I loved the dual perspectives of this book: some chapters focused on Lazlo, while others followed Sarai, the daughter of a god, trapped in a citadel floating above the city of Weep. No one knows that she, or her siblings, are there and they need it to stay that way. 

“Without his books, his room felt like a body with its hearts cut out.”

There were some brilliant plot twists in this novel, some I saw coming, others I didn't. And the ending is just... Well, I can't really say anything without major spoilers, but it's superb and has left me desperate to find out what happens in book two. I'm so disappointed that I went to YALC the day before Taylor was there, as I would have loved to meet her.

First non-picture book review in a while! I have a lot of these to catch up on, so expect regular updates and a few writing related posts too. I've been busy recently completing a Faber Academy writing course, which I'll post about very soon. I hope everyone's having a lovely summer!

Wednesday, 19 July 2017

Why We Love: Sleeping Handsome and the Princess Engineer

It should come as no surprise that I love a fairytale retelling, especially one with gender reversals! 

Sleeping Handsome is cursed. If he ever touches a pointy thing he will fall asleep for a hundred years, and can only be woken by the gift of cleverness. Luckily, Princess Anya is clever enough to find his castle - now she just has to wake him up. 

Sleeping Handsome was a really funny take on the original tale. It was modern and feminist - especially the twist at the end. I will definitely be looking out for the other stories in this series. 

Wednesday, 12 July 2017

Why We Love: Use Your Imagination

I had been eyeing this one up in Waterstones for a while, so was pleased when I found it in the library. Use Your Imagination is the story of a bored little bunny rabbit and the wolf who offers to help entertain him with a story. A story where rabbit is the hero and wolf is the bad guy. Can rabbit use his imagination to get himself out of a tricky situation before it's too late?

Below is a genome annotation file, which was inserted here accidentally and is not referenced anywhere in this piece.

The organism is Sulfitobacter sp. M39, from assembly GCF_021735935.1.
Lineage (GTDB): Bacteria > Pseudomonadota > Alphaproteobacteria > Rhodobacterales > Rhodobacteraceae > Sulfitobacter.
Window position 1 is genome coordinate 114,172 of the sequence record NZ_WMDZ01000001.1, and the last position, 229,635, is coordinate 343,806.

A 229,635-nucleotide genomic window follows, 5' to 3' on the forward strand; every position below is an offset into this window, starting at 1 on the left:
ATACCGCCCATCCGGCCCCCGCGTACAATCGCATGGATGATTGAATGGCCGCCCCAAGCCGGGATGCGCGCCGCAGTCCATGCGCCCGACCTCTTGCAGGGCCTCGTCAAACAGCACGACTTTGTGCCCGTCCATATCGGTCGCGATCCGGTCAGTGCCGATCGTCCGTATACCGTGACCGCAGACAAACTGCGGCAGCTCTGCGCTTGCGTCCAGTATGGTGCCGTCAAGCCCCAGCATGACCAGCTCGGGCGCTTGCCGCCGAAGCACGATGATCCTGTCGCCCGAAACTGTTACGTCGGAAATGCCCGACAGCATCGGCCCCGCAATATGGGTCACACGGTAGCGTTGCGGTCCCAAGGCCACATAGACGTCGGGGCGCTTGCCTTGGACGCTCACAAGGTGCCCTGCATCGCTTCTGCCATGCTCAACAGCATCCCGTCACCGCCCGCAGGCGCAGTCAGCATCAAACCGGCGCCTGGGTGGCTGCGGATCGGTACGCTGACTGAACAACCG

We had a lot of fun reading Use Your Imagination. We especially liked the end and the large, pull out page. 

Noisy Crow also includes a QR at the front of the book which will take you to an audio version of the story. This was a really interesting way to enjoy the story and was useful after I'd already read so many books that my voice was beginning to go!

Wednesday, 5 July 2017

Why We Love: Rain

Rain is a story about patience, and learning that waiting for the right time to enjoy something can make it even more fun. It is a story that any child who has been stuck inside watching rain pour down the window outside will be able to relate to and the beautiful artwork makes it a real treat to read. 

Saturday, 1 July 2017

The Crown

The Crown by Keira Cass

When Eadlyn became the first princess of Illéa to hold her own Selection, she didn’t think she would fall in love with any of her thirty-five suitors. She spent the first few weeks of the competition counting down the days until she could send them all home. But as events at the palace force Eadlyn even further into the spotlight, she realizes that she might not be content remaining alone.Eadlyn still isn’t sure she’ll find the fairytale ending her parents did twenty years ago. But sometimes the heart has a way of surprising you…and soon Eadlyn must make a choice that feels more impossible—and more important—than she ever imagined. {goodreads summary}

The final novel in the selection series was everything I hoped it would be.

As with the Heir, I really enjoyed seeing the selection process turned on its head. Eadlyn is a great character and the outcome of her selection is exactly what I wanted. I'm really disappointed that this series has come to an end, but I can't wait to see what Cass works on next.

“Maybe it's not the first kisses that are supposed to be special. Maybe it's the last ones.”

The boys in the selection were well developed and even though I had a strong favourite, I still really liked the rest and cared about what happened to them at the end. Probably due to the change in perspective, it felt as though there was less animosity in the group than in America's selection.

“I’m Eadlyn Schreave, and no one in the world is as powerful as me,” I blurted without thought.

He nodded. “Damn right you are.” 

I also enjoyed Eadlyn's character development in this book, although she was still flawed at the end (which is great because perfect YA heroines can get a bit annoying - I like someone I can find fault with).

“It was a delicious feeling, falling in love. I'd had so many luxuries in my life, and I thought I'd had a taste of this before, but I realized now it was merely a cheap imitation of something not meant to be imitated in the first place.” 

The world building and politics is really strong and had me thinking about the way realms are ruled in YA novels for some time after I'd finished reading. I wonder what the obsession with monarchies is? Interestingly, fantasy seems to be the home of kings and queens, while dystopia and sci-fi are normally ruled by dictators. Politics is such an integral part of so many YA novels, which is one of the reasons I love YA books so much, but it would be great to see more democracies represented in YA fiction - especially as they can have just as many flaws as monarchies and dictatorships, and I think discussing these would be of real value to teenage readers; particularly in the current political climate.

Wednesday, 28 June 2017

Why We Love: Fabulous Pie